In the overall scheme of things Yamaha’s 45 year history in the drum market is relatively brief when compared to the origins of the instrument.
However, the impact of Yamaha in the drum market during this time shouldn’t be underestimated. It’s testament to Yamaha’s success and popularity that it is now among the most respected drum makers in the world in the eyes of many of the world’s biggest drummers, sound engineers and producers.
The popularity and reach of Yamaha drums amongst leading players spans all genres – equally at home with rock, pop and jazz players, with a wide tuning ability, tonal quality and versatility.
The firm’s innovative approach to materials and design changed the established model of traditional drum manufacturing. It’s no coincidence that many of Yamaha’s game changing design and development initiatives have been widely copied by other drum makers.
That said, Yamaha has had the advantage of its other business sectors, including its Materials Division, Pianos and Motorbikes.
The drum hardware materials and engineering stared life in the motor cycle manufacturing facility alongside Yamaha motorbikes. And through extensive collaboration with acoustic piano craftsmen, Yamaha was the first to fashion a strong lacquer finish for drums that enhanced the sound over the traditional wrap finishes that were widely used.
At a time when drums were traditionally made with plies of wood glued together and supported by reinforcement rings, Yamaha’s approach to shell design was also radically different. From the very first Yamaha D20 and D22 drum kits in 1967, Yamaha incorporated a method of marrying wooden plies together with staggered diagonal seams to produce a much stronger and rounder shell. The benefits of this ‘air sealed system’ method are widely used now, although nobody cures the shells in the way Yamaha does – using microwaves.
The ‘system drum concept’ was another new idea the firm can lay claim to, allowing hardware to be interchangeable, mixed and combined – a practical and cost saving breakthrough for drummers.
The introduction of the first hide-away boom stand followed, allowing hardware to be packed away efficiently or to change the stand from straight to boom quickly, using the same equipment. This feature became an industry standard as soon as the patent ended.
However, one of the most important hardware inventions was the adjustable ball clamp tom holder and hexagonal tom mount – this design breakthrough made it possible to adjust toms up, down, left or right, forward or backward, with one quick easy action. Using a hard resin ball together with the hexagonal pipe, toms stay in place without any unwanted noises.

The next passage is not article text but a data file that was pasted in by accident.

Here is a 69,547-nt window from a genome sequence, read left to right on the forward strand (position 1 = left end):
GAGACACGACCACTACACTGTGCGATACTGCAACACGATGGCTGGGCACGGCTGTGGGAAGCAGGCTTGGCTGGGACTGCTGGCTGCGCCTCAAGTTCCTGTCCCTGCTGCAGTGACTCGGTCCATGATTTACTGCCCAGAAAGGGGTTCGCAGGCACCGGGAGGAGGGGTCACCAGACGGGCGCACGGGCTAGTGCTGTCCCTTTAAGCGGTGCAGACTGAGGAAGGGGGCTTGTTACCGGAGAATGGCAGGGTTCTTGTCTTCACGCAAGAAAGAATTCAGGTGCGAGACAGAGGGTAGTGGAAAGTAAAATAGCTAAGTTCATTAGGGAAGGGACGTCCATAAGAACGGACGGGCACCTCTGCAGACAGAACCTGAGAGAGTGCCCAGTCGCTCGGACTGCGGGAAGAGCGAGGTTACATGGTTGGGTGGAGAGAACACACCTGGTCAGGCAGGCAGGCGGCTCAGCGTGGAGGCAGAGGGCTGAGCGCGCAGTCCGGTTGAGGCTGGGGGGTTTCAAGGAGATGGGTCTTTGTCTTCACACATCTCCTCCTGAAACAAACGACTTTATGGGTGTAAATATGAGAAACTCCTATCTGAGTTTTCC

Arguably the biggest game changer was the introduction of the YD9000 drum kit – made from North Japanese Hokkaido birch shells. The material was a move away from maple shells, which had been used for many years before, following the trend set by jazz drums.
Through research into Yamaha pianos and wind instruments, it was realised that good quality birch would be an ideal material for drum shells and would suit the modern settings drum kits were being used in, particularly in recording studios.
The birch shells resulted in a tight, well-defined sound that was enthusiastically adopted by many top artists of the day due to them being so well suited to the recording process. The YD9000 (now known as Recording Custom) became the most recorded drum set in history and was the catalyst for Yamaha to experiment with new materials like beech, oak and kapur to create more new sounds.
In 1972, Al Foster became Yamaha’s first international endorsee whilst touring in Japan with Miles Davis. Foster, one of the world’s most respected players, became a lightning rod throughout the global drumming community promoting the fact that Yamaha drums delivered the requirements and demands of leading professionals and more.
Steve Gadd joined in 1976 and was instrumental in helping to develop the YD9000 kit. Ever since then, Yamaha has been working with ground breaking artists to perfect the instrument. Larry Mullen Jnr from U2 and Will Champion from Coldplay chose Yamaha Drums for two of the largest world tours of the last twenty years.
These days the Yamaha range is broad enough to cater for entry-level drummers with the Gigmaker and Stage Custom Birch sets, up to the exclusive PHX range for the professional drummer.
Some 45 years since its entry into the market, Yamaha continues to try and innovate with the instrument and you could argue it has made as much of an impact in the drum market as Fender and Gibson have in guitars.